This may well be a problem for General Systems Theory, or for the study of tuning effects in self-organizing systems which Ashby's regulator (R) has to hold stable in certain ranges or the system will become unstable. Bucky Fuller would, I am sure, instantly recognize a problem of synergy:

"Synergy means the behaviour of whole systems unpre­dicted by the behaviour of their parts taken separately".

So there is a lot of study and thinking to be done, a problem of soft design: the 'form' of education is not decided by the architectural brilliance of a new university complex. Another note in passing: the two views of education quoted are `perceived needs', dependent on how you choose to see the problem — your 'internal model' already colouring your perception of a 'real' problem.

Back to the educational problem posed: Schumacher goes on to explain that logic does not help in such situations since it insists that if one thing is true or good, its opposite cannot also be true or good, i.e. we have here a divergent problem which demonstrates that life is bigger than logic; in the words of Sir Karl Popper

"The more we learn about the world, and the deeper our learning, the more conscious, specific and articulate will be our knowledge of what we do not know, our know­ledge of our ignorance. For this, indeed, is the main source of our ignorance — the fact that our knowledge can only be finite, while our ignorance must necessarily be infinite".

Man has always lived in the absence of perfect knowledge, and not unsuccessfully. How is it achieved if logic does not help in the most human situations of the kind described in the education problem posed? Only by bringing in higher human qualities beyond straightline logic.

Schumacher suggests that good teachers might reply: `Look here, all this is far too clever for me. The point is: you must love the little horrors'.

Another example Schumacher gives of a divergent pro­blem is that of freedom and equality. Logical pursuit of either leads to the exclusion of the other: freedom vs. equality. Total freedom leaves the weak to suffer and no equality will be left, while total enforcement of equality must lead to heavy curtailment of freedom. Only a higher
level intervention can resolve the dilemma, as in the slogan of the French Revolution: liberty, egalité, fraternité. How do we recognize fraternité as belonging to a higher level? Schumacher explains that liberty and equality can be insti­gated by laws and backed by executive institutions and force:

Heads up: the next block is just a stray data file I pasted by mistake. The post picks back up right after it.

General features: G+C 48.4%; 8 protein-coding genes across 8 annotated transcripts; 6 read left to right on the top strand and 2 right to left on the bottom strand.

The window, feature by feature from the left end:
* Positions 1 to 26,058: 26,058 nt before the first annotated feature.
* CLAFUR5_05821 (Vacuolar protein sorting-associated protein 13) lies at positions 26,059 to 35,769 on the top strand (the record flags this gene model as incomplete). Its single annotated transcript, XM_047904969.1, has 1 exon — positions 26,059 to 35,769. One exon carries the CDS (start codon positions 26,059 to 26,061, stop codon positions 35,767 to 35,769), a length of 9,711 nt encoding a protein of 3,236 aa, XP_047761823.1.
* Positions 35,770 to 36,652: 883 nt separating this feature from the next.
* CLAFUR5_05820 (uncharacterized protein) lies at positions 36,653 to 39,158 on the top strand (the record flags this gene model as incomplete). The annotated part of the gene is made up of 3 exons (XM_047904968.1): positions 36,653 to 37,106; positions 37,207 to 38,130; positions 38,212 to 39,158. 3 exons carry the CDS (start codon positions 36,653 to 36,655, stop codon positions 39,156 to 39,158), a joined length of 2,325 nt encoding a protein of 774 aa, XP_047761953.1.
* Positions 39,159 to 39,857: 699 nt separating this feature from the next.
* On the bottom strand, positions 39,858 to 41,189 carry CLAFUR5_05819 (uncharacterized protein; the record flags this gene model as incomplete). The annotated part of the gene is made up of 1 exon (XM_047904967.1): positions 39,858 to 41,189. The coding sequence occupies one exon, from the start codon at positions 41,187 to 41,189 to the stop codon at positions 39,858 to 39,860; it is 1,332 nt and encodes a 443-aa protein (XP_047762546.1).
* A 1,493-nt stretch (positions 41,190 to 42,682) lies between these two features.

"Fraternité is a human quality beyond the reach of institutions, beyond the level of manipulation. It can- be achieved, and often is achieved, but only by individuals mobilizing their own higher forces and faculties, in short, by becoming better people."

With this help from Schumacher I shall now claim that, yes, my Second Law explains all that can be said about how to measure the quality of an individual (given just one sentence to do it in). Problems involving people — social and organizational problems — i.e. the design of 'forms' – are divergent problems. And these cannot be solved, only resolved through individual internal decisions on human planes beyond the reach of coercion, laws manipulation, hardware design because they exceed the natural laws appli­cable to matter, energy and logic.

This is why no amount of conferences between police commissioners, planners, housing managers and architects will resolve such problems as vandalism.
Not only that, but the whole question of professionalism is involved: the recent "Structure of the Profession Study" published by the RIBA talks of the 'natural logic' of architectural organization and describes it as

". . . the need for judgment to be applied, individually and directly, in each case."

Professions are defined in this study as

“…those cases where society controls risk in important decision areas by investing responsibilities in persons rather than procedures. A profession is a list of persons who are empowered to interpret incomplete high risk knowledge to practical cases… "

where it is counterproductive to have